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Pueblo Indians

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Arianna Bradley

on 9 January 2013

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Transcript of Pueblo Indians

The Pueblos were mostly vegetarians, but they would eat meat when it was available 1300 A.D Art and Language 0 + - = 9 8 7 1 2 3 4 5 6 c Male Roles The men hunted rabbits by throwing a boomerang-shaped sticks at the animals. The men also made the tools, utensil, and jewelery. Female Roles The women made pottery and baskets. The women also used a grinding stone to grind the corn into a powder. The powder was used to make bread and mush. Pueblo Indians The Pueblo Indians lived in the southwest quarter of the United States, what is now New Mexico and Arizona, as well as parts of Texas, Colorado, and Utah. Pueblo Indian
Language According to oral histories, Pueblo indians of New Mexico and Arizona all share a common ancestry, descending from the ancient Anasazi civilization. They speak languages from unrelated language families: The Acoma, Cochiti, laguna, San Felipe, ect. Traditional Art forms of the pueblo people include pottery, basketry,cotton and wool textile weaving, moccasin making.

The Pueblo People have utilized pottery, basketry, and textile weaving as a part of every day living. A few common symbols were birds, butterflies, and bearclaws. History and Goverment Image Information Information Sources By:Arianna Bradley and Shavon Nesmith http://www.mce.k12tn.net/indians/reports2/pueblo2.htm



http://www.indians.org/articles/pueblo-indians.html The Pueblos are natives of the Southwestern desert area, but Pueblo culture began in a part of the Southwest called the Mesa Verde region. The Mesa Verde region is located in the Four Corners area of the Southwest. It is called the "Four Corners" because it is the only place in the United States where the corners of four states meet: Colorado, Utah, Arizona, and New Mexico. 750 A.D They hunted for small game such as rabbit, gopher, and squirrel. They also hunted large game such as deer, antelope, and mountain lions. The main crop the Pueblo raised was corn. Corn consisted of 80% of their diet. The Pueblos also grew squash, corn, beans, cotton, tobacco, and sunflowers and had individual family gardens, in which they grew peppers, onions, chilies, and tobacco. In This Prezi Arianna and Shavon will show you what they have learned about the pueblo people. http://img.ehowcdn.com/article-new/ehow/images/a06/vt/u2/american-indian-foods-1.1-800x800.jpg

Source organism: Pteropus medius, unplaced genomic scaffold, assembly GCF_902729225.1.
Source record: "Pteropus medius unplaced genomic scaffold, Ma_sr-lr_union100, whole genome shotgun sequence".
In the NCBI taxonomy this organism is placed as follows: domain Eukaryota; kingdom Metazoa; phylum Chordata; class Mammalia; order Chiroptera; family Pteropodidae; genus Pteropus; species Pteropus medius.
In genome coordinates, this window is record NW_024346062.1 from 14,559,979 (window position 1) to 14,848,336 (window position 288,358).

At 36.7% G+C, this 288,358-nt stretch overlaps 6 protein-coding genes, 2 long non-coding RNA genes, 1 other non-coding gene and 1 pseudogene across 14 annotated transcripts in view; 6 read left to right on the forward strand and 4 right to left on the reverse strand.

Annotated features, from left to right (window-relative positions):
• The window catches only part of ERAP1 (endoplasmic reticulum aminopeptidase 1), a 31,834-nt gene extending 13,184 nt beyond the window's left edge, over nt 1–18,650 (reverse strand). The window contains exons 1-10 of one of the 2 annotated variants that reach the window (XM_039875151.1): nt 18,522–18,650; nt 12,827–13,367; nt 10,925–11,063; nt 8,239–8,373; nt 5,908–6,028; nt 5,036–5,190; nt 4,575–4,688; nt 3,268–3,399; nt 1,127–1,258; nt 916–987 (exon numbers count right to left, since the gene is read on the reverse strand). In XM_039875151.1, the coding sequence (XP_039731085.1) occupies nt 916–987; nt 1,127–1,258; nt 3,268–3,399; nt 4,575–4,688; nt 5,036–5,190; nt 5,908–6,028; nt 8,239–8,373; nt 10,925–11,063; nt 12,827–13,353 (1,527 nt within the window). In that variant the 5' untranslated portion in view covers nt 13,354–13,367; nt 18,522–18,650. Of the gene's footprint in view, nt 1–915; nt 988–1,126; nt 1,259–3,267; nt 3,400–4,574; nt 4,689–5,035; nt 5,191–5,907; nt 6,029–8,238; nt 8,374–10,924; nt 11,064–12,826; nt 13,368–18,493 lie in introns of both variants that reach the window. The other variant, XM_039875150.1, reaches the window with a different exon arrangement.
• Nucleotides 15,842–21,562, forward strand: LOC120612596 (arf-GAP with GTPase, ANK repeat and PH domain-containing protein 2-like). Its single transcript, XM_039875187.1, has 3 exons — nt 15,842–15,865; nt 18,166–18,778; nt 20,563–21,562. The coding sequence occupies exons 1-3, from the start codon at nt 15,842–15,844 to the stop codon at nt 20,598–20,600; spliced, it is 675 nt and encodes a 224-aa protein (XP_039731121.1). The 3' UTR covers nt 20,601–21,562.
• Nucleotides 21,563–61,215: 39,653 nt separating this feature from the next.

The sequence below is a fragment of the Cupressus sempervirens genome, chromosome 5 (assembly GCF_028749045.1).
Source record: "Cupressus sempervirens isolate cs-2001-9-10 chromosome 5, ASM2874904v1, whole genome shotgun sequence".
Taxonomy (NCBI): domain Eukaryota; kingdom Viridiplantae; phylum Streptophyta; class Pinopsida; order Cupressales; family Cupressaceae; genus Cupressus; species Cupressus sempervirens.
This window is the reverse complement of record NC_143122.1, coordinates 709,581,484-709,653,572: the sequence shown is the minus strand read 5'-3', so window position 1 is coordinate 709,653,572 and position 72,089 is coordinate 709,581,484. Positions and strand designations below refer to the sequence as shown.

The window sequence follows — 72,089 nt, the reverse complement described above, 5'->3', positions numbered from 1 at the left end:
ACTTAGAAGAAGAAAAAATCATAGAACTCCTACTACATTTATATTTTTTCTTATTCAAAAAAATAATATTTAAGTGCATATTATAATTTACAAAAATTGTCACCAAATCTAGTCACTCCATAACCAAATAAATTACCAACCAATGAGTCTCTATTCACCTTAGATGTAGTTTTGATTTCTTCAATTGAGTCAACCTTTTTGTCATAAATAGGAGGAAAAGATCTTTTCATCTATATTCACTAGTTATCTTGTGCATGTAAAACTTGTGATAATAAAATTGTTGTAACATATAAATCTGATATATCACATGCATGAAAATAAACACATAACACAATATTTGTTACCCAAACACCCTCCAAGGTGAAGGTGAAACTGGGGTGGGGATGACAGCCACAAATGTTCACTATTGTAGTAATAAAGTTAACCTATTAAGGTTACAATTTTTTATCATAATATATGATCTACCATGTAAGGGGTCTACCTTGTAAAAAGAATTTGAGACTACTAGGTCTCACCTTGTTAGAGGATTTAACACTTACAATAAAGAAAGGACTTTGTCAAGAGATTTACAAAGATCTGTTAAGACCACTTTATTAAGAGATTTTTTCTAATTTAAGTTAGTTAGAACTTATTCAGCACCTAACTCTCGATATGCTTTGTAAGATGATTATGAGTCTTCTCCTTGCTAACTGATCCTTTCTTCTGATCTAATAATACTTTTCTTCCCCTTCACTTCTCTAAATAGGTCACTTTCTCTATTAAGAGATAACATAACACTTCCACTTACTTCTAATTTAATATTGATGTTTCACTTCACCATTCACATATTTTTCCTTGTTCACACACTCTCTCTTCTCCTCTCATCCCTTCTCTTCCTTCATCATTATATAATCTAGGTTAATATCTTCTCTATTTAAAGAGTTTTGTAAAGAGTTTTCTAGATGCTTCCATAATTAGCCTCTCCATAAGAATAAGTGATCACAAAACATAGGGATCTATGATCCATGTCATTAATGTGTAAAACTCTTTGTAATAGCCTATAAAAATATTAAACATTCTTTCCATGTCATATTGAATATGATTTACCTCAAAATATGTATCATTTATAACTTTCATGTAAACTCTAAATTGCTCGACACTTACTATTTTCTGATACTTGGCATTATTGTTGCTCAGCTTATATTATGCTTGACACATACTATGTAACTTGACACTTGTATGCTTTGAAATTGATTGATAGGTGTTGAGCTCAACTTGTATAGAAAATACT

Thank You For Your time! Pueblo Indian Art Pueblo Homes The Pueblo Indians built houses out of wood, adobe, stone, and dirt, with a wooden roof covered with mud plaster.Their houses were built up to five stories, and ladders were used for some of them. were called "Pueblos" -the Spanish word for "town"-, and were useful for hot weather, because they kept the inside of the house cool. Religion The Pueblo Indians are a proud and highly talented tribe, and ceremonies celebrating their culture and history are performed on a regular basis. These ceremonies are important to the elder Pueblo Indians, as they see it as a way to instill pride and a sense of history in younger members of their tribe. Clothing They wove cloth from the cotton they grew, and used animal hides as blankets, aprons, and breechcloths. Men wore breechcloths or kilts and a cloth headband. Women wore dresses called "mantas". Men and women put their hair up into a bun known as a "chongo", and used paint and feathers for religious ceremonies. In the past, the Pueblo Indians had a theocratic government. That means that the head priest or cacique (pronounced kah-seek) was also the town chief. Today, each Pueblo still has its own cacique, but he is primarily a religious leader. Most Pueblos are now led by an elected governor and tribal council. Government http://www.bigorrin.org/pueblo_kids.htm
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